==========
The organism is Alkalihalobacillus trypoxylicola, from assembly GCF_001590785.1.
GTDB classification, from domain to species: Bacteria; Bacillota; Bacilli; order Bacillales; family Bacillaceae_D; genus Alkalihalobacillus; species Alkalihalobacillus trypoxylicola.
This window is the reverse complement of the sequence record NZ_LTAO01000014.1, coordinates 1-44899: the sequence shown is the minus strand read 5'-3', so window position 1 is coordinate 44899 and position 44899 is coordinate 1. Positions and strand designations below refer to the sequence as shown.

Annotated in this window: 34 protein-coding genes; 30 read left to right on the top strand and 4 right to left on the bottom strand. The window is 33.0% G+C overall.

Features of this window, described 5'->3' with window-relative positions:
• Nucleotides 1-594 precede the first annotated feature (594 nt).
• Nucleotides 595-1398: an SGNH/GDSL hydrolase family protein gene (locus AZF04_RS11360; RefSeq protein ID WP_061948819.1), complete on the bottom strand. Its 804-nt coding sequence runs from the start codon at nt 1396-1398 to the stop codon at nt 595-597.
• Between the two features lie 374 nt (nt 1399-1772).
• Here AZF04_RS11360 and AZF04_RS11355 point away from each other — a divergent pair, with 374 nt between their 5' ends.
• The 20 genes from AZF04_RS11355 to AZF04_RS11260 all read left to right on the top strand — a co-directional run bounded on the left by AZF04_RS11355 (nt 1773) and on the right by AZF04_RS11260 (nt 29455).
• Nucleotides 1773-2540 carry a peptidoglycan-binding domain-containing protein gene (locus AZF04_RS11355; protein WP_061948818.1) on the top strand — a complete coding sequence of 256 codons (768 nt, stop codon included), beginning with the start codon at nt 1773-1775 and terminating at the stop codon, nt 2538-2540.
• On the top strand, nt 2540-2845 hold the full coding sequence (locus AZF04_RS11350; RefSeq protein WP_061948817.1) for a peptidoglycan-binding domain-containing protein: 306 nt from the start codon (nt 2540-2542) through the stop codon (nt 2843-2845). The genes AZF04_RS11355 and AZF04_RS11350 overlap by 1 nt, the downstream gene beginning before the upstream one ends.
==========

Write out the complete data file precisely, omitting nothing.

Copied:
The organism is Alkalihalobacillus trypoxylicola, from assembly GCF_001590785.1.
GTDB classification, from domain to species: Bacteria; Bacillota; Bacilli; order Bacillales; family Bacillaceae_D; genus Alkalihalobacillus; species Alkalihalobacillus trypoxylicola.
This window is the reverse complement of the sequence record NZ_LTAO01000014.1, coordinates 1-44899: the sequence shown is the minus strand read 5'-3', so window position 1 is coordinate 44899 and position 44899 is coordinate 1. Positions and strand designations below refer to the sequence as shown.

Annotated in this window: 34 protein-coding genes; 30 read left to right on the top strand and 4 right to left on the bottom strand. The window is 33.0% G+C overall.

Features of this window, described 5'->3' with window-relative positions:
• Nucleotides 1-594 precede the first annotated feature (594 nt).
• Nucleotides 595-1398: an SGNH/GDSL hydrolase family protein gene (locus AZF04_RS11360; RefSeq protein ID WP_061948819.1), complete on the bottom strand. Its 804-nt coding sequence runs from the start codon at nt 1396-1398 to the stop codon at nt 595-597.
• Between the two features lie 374 nt (nt 1399-1772).
• Here AZF04_RS11360 and AZF04_RS11355 point away from each other — a divergent pair, with 374 nt between their 5' ends.
• The 20 genes from AZF04_RS11355 to AZF04_RS11260 all read left to right on the top strand — a co-directional run bounded on the left by AZF04_RS11355 (nt 1773) and on the right by AZF04_RS11260 (nt 29455).
• Nucleotides 1773-2540 carry a peptidoglycan-binding domain-containing protein gene (locus AZF04_RS11355; protein WP_061948818.1) on the top strand — a complete coding sequence of 256 codons (768 nt, stop codon included), beginning with the start codon at nt 1773-1775 and terminating at the stop codon, nt 2538-2540.
• On the top strand, nt 2540-2845 hold the full coding sequence (locus AZF04_RS11350; RefSeq protein WP_061948817.1) for a peptidoglycan-binding domain-containing protein: 306 nt from the start codon (nt 2540-2542) through the stop codon (nt 2843-2845). The genes AZF04_RS11355 and AZF04_RS11350 overlap by 1 nt, the downstream gene beginning before the upstream one ends.